1. Seek truth and report it - journalists should be honest, fair and courageous in gathering, reporting and interpreting information.

2. Minimize harm - Ethical journalists treat sources, subjects and colleagues as human beings deserving respect.

3. Act independently - journalists should be free of obligation to any interest other than the public’s right to know.

4. Accountable - journalists are accountable to their readers, listeners, viewers and each other.

Journalists, while conducting their daily activities, invariably may trample on the rights of members of society or each other’s rights. The law protects the rights of the “Reasonable man” and punishes the unreasonable man. A suit of negligence can be settled in a court of law. But who needs to expend lengthy time and money in court to resolve a dispute that could have been easily avoided in the first place, through basic legal education? It is necessary to include basic legal education in the training of journalists. This should include civil and criminal law. Ignorance of the law is not an excuse. Attorneys receive inquiries of defamation suits from their clients, who have conflicts with their neighbors, members of the community, or colleagues, who have become the subjects of vicious lies. The area of law applicable to this conduct is "defamation of character"; a cause of action is generally defined to include libel and slander.

“Defamation is the issuance of a false statement about another person, which causes that person to suffer harm. Slander involves the making of defamatory statements by a transitory (non-fixed) representation, usually an oral (spoken) representation. Libel involves the making of defamatory statements in a printed or fixed medium, such as a magazine or newspaper.” The components that necessitate a cause of action for defamation include:

A false and defamatory statement concerning a person;
The unprivileged publication of statement to a third party (that is, anyone other than the person defamed by the statement);

If the defamatory matter is of public concern, fault amounting to negligence on the part of the publisher; and
Damage to the plaintiff (complainant).
Contextually, in defamation law, a statement is "published" when it is made to the third party. The term does not mean that such statement has to be in print.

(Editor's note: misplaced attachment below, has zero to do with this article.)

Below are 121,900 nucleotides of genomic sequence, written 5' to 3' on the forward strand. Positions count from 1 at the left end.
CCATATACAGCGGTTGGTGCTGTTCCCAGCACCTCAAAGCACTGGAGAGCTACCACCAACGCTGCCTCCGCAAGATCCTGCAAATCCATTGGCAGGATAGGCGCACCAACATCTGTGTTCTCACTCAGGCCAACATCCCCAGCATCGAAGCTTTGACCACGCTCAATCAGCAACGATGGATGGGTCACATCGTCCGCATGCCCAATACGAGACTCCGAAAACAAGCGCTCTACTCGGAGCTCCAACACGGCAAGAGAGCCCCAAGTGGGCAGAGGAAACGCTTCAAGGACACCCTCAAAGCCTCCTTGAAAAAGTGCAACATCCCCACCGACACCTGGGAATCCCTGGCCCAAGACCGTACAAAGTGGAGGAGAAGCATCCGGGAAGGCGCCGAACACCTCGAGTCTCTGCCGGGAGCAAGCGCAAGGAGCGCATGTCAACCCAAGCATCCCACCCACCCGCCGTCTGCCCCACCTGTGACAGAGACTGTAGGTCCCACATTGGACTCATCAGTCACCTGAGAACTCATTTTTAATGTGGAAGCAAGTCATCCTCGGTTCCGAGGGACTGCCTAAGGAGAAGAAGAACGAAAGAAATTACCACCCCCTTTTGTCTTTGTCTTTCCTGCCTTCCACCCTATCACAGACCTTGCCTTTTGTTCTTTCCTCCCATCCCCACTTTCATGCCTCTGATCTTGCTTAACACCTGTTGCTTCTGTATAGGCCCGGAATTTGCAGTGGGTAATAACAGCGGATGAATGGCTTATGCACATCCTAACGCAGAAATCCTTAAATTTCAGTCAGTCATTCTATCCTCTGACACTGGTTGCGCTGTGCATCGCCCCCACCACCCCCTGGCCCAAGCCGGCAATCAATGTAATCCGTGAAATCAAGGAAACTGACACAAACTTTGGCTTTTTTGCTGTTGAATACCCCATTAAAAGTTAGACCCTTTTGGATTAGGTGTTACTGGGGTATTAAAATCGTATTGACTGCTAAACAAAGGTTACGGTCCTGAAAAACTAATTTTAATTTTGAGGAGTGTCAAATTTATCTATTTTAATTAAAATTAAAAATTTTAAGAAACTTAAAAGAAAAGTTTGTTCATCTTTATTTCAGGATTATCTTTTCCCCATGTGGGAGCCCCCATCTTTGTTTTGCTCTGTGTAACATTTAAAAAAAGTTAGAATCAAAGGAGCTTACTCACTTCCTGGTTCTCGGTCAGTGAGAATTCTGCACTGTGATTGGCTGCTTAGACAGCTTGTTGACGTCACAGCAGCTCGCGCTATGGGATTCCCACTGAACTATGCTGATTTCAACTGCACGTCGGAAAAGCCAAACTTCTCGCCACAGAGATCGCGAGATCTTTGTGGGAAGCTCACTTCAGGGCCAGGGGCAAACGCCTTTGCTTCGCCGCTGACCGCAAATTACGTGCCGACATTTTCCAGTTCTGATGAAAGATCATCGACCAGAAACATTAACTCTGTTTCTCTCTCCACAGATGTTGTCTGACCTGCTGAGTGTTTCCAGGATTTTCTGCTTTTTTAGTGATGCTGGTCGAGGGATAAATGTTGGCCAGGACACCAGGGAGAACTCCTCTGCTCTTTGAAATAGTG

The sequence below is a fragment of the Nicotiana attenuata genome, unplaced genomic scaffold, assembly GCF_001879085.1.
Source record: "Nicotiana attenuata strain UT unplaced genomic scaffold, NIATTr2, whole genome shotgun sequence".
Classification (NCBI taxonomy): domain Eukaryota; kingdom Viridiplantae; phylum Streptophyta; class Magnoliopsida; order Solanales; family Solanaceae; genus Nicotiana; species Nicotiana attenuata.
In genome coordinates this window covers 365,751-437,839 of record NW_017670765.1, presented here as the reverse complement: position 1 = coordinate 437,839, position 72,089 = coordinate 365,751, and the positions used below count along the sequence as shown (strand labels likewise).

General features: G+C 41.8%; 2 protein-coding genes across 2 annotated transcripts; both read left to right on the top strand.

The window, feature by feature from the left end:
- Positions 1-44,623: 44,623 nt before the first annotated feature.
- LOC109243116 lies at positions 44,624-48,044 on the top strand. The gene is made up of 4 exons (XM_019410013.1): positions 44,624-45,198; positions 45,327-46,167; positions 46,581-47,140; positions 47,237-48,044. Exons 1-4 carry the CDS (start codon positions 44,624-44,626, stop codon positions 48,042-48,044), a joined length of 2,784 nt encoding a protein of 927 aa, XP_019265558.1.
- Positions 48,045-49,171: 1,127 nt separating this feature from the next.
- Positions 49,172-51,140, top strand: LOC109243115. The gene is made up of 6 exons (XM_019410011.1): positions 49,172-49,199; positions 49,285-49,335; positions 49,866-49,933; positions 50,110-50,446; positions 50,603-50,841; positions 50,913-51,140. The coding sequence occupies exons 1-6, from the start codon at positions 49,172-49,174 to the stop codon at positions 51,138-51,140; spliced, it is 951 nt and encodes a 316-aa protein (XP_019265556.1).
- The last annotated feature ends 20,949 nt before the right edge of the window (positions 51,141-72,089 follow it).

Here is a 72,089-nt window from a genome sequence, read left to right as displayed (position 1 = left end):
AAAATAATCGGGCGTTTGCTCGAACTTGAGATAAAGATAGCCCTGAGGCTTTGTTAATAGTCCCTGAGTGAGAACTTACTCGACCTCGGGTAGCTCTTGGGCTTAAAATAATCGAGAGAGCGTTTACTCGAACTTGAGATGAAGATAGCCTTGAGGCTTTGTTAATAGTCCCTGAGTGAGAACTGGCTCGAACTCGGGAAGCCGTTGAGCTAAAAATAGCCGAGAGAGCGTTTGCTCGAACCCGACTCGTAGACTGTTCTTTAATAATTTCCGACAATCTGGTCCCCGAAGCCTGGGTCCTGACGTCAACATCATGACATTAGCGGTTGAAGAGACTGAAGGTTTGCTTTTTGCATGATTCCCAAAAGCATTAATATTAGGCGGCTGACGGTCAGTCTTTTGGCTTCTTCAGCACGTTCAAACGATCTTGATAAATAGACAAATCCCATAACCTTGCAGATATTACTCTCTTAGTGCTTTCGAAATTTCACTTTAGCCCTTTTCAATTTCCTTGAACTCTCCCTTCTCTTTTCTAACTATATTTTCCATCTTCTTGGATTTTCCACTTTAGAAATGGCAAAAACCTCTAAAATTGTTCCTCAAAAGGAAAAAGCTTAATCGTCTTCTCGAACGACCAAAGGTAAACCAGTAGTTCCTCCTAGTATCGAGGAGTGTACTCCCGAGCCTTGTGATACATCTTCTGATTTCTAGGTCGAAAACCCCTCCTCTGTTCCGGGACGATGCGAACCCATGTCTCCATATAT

Damages are awarded for the plaintiff’s reputation, but depending upon the laws of the jurisdiction, it may be enough to establish mental anguish.

Most jurisdictions also recognize "per se" defamation, where the allegations are presumed to cause damage to the plaintiff. The following may constitute defamation per se:

Attacks on a person’s professional character or standing;
Allegations that an unmarried person is unchaste;
Allegations that a person is infected with a sexually transmitted disease;
Allegations that the person has committed a crime of moral magnitude;

In the recent past, Sierra Leonean journalists have been imprisoned by our repressive and despotic governments. A journalist died in detention for publishing a story that a previous government considered very distasteful, or seemingly subversive. Imprisonment in Sierra Leone is like a death trap. Thanks to those human rights organizations, who have worked assiduously, to make prison cells in the land humane and livable. But there are a few reckless journalists, who take pride to reinvent journalism into a credit card for their own survival.

The journey of a journalist is as perilous as it is full of pleasures---married to uncertainty, or done on a narrow and rugged financial terrain. Sleepless nights and ingratitude are part of the challenges. But a courageous and conscientious journalist often captures the hearts of his readers, and invariably he could receive an award. Any fragmented nation cannot survive. With commitment and honesty, we could all work amicably to restore our nation’s lost glory. Inherently, we share the capacity and capability to ascend to unimaginable heights. Certainly, the salvation onto our destinies lies in our own hands.

Roland Bankole Marke
website: www.Rolandmarke.com
phone: 904-645-5738